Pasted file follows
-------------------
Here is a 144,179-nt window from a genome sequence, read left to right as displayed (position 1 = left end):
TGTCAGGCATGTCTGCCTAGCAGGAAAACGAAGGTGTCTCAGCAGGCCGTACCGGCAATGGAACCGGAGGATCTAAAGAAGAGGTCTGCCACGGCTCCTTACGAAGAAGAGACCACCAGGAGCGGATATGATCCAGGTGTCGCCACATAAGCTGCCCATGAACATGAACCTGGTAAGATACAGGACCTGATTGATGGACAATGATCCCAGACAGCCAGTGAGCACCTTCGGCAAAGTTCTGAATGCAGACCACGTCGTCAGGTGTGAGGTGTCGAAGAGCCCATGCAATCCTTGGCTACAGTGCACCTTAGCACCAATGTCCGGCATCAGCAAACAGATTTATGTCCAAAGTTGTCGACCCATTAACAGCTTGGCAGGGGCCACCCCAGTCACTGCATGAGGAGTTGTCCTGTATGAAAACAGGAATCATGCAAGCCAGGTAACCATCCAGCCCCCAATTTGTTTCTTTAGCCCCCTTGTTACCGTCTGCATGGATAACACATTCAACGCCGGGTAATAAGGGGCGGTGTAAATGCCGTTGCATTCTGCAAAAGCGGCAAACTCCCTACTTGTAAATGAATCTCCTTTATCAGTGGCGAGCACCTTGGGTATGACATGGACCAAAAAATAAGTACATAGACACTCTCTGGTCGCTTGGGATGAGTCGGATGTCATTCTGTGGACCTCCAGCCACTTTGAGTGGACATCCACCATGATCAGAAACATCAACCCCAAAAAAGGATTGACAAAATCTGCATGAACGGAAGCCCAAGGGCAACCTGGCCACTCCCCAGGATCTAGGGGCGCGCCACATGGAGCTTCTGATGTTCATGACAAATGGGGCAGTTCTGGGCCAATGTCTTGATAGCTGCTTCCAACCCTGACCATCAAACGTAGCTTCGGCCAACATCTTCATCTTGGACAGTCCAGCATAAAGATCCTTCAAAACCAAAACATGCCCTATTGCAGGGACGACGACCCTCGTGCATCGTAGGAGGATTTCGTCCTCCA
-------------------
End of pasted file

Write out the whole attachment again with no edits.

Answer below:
Here is a 144,179-nt window from a genome sequence, read left to right as displayed (position 1 = left end):
TGTCAGGCATGTCTGCCTAGCAGGAAAACGAAGGTGTCTCAGCAGGCCGTACCGGCAATGGAACCGGAGGATCTAAAGAAGAGGTCTGCCACGGCTCCTTACGAAGAAGAGACCACCAGGAGCGGATATGATCCAGGTGTCGCCACATAAGCTGCCCATGAACATGAACCTGGTAAGATACAGGACCTGATTGATGGACAATGATCCCAGACAGCCAGTGAGCACCTTCGGCAAAGTTCTGAATGCAGACCACGTCGTCAGGTGTGAGGTGTCGAAGAGCCCATGCAATCCTTGGCTACAGTGCACCTTAGCACCAATGTCCGGCATCAGCAAACAGATTTATGTCCAAAGTTGTCGACCCATTAACAGCTTGGCAGGGGCCACCCCAGTCACTGCATGAGGAGTTGTCCTGTATGAAAACAGGAATCATGCAAGCCAGGTAACCATCCAGCCCCCAATTTGTTTCTTTAGCCCCCTTGTTACCGTCTGCATGGATAACACATTCAACGCCGGGTAATAAGGGGCGGTGTAAATGCCGTTGCATTCTGCAAAAGCGGCAAACTCCCTACTTGTAAATGAATCTCCTTTATCAGTGGCGAGCACCTTGGGTATGACATGGACCAAAAAATAAGTACATAGACACTCTCTGGTCGCTTGGGATGAGTCGGATGTCATTCTGTGGACCTCCAGCCACTTTGAGTGGACATCCACCATGATCAGAAACATCAACCCCAAAAAAGGATTGACAAAATCTGCATGAACGGAAGCCCAAGGGCAACCTGGCCACTCCCCAGGATCTAGGGGCGCGCCACATGGAGCTTCTGATGTTCATGACAAATGGGGCAGTTCTGGGCCAATGTCTTGATAGCTGCTTCCAACCCTGACCATCAAACGTAGCTTCGGCCAACATCTTCATCTTGGACAGTCCAGCATAAAGATCCTTCAAAACCAAAACATGCCCTATTGCAGGGACGACGACCCTCGTGCATCGTAGGAGGATTTCGTCCTCCA